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J.A. Happ and Pirates beat Diamondbacks 4-1, win series

Justin K. Aller/Getty Images

After two tense nights featuring more celebrated Pirates starting pitchers, J.A. Happ, of all people, dominated the mighty Arizona Diamondbacks tonight with a convincing two-hit, six-inning performance. Happ's effective start, an opportunistic offense, and great outings by three of four Pirates relievers earned the Pirates a 4-1 win. In taking the last two games of the series against the Diamondbacks after dropping the first, the Pirates kept pace with the St. Louis Cardinals, who came from behind at home tonight to beat the San Francisco Giants. Of course they did.

In a battle of lefties, Happ outpitched Robbie Ray, who gave up three runs to the Pirates in the bottom half of the second. Ray hit leadoff batter Jung Ho Kang with a pitch to start the inning, and Francisco Cervelli followed with a single to right center that raised his batting average to .310 and moved Kang to third. Ray got ahead of Michael Morse 0-2 but then, as Morse swung at strike three in the dirt, the pitch went to the backstop, allowing Kang to score easily and moving Cervelli to second base. Sean Rodriguez, starting at second base in place of Neil Walker, delivered a long overdue hit with a runner in scoring position, a solid single that drove in Cervelli with the second run. Rodriguez would have two more emphatic hits in his next two at bats--a course correction of sorts. With Rodriguez at first and one out, Happ bunted too hard to Ray, who got the force at second for the second out. Gregory Polanco then drove a double of sufficient depth into left center field to enable Happ to score from first despite a leisurely traversal around the diamond. The Pirates had a 3-0 lead, and it would be all they would need. The inning ended when an alert Paul Goldschmidt caught Polanco between third and home after an infield single by Starling Marte.

Happ's only trouble came in the top of the second. He began the inning by walking A.J. Pollock and Jarrod Saltalamacchia, but he cleaned up the inning quickly by retiring Jake Lamb on a double play and Yasmany Tomas on a bouncer to Morse at first. He gave up his first hit in the third, a late-swing single down the third-base line by Ray, and then gave up another hit to Tomas in the fifth. But that was it. After 83 pitches and a quick one-two-three inning in the top of the sixth, Clint Hurdle went to his bullpen for the final three innings. Joakim Soria struck out two in a perfect seventh, and Tony Watson got three straight ground outs in the eighth.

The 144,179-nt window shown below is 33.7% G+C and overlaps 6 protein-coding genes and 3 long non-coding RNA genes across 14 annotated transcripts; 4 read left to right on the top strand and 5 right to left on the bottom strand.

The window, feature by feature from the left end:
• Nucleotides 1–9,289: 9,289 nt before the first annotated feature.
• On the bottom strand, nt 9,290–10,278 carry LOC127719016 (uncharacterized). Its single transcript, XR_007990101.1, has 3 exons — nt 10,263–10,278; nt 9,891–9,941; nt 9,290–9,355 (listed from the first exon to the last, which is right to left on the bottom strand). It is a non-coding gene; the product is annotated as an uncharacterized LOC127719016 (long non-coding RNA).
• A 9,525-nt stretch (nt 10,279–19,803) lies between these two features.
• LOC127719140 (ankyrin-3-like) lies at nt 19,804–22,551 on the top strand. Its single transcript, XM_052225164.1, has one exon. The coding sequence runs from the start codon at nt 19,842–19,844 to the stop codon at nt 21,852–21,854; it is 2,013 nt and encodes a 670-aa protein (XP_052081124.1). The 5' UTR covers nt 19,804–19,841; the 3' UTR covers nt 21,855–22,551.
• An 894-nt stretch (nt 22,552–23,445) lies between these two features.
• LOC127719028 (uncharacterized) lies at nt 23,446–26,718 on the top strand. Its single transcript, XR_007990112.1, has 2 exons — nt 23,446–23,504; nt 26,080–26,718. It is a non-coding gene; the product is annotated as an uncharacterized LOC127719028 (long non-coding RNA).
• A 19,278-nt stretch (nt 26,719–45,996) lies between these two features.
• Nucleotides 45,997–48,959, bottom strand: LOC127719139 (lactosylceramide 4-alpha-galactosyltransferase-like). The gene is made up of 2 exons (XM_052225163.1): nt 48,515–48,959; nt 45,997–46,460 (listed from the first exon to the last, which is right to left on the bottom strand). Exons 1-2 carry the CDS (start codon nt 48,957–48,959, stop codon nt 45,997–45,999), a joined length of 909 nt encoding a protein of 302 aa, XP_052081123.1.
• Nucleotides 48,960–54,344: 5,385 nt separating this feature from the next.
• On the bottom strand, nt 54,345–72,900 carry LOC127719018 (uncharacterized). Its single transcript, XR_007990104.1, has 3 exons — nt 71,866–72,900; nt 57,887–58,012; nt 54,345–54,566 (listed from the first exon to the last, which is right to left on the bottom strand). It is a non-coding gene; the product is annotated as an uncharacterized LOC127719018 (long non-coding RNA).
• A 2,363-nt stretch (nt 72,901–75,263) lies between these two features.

Meanwhile, the Pirates mounted a mild threat in the bottom of the fourth, but otherwise Ray settled down and held them to the three runs they already had through six. The Diamondbacks turned to Zack Godley for the seventh and the eighth, in which the Pirates worked him for an insurance run. Marte led off with a hustling double to left center and moved to third on Andrew Mccutchen's single. After a line-drive out to short by Aramis Ramirez, Godley walked Kang to load the bases. He struck out Cervelli for the second out, but then pinch hitter Pedro Alvarez drew a walk, forcing in Marte with the fourth run.

With a four-run lead and no save opportunity available for Mark Melancon, Hurdle brought in Antonio Bastardo in the ninth. Bastardo immediately surrendered a well-executed bunt single by Ender Inciarte and an exasperating four-pitch walk to the light-hitting Nick Ahmed, tightening stomachs in the stands for the first time all evening.

To the extent that he is capable of bounding, Hurdle quickly bounded out of the dugout and called for his closer. Melancon gave up a further stomach-tightening, run-scoring single to Goldschmidt through the left side of the infield, but he then struck out the dangerous Pollock looking, Saltalamacchia swinging, and pinch-hitter David Peralta looking, all on nasty curves, for his 38th save and the win.

Melancon, right back on the horse.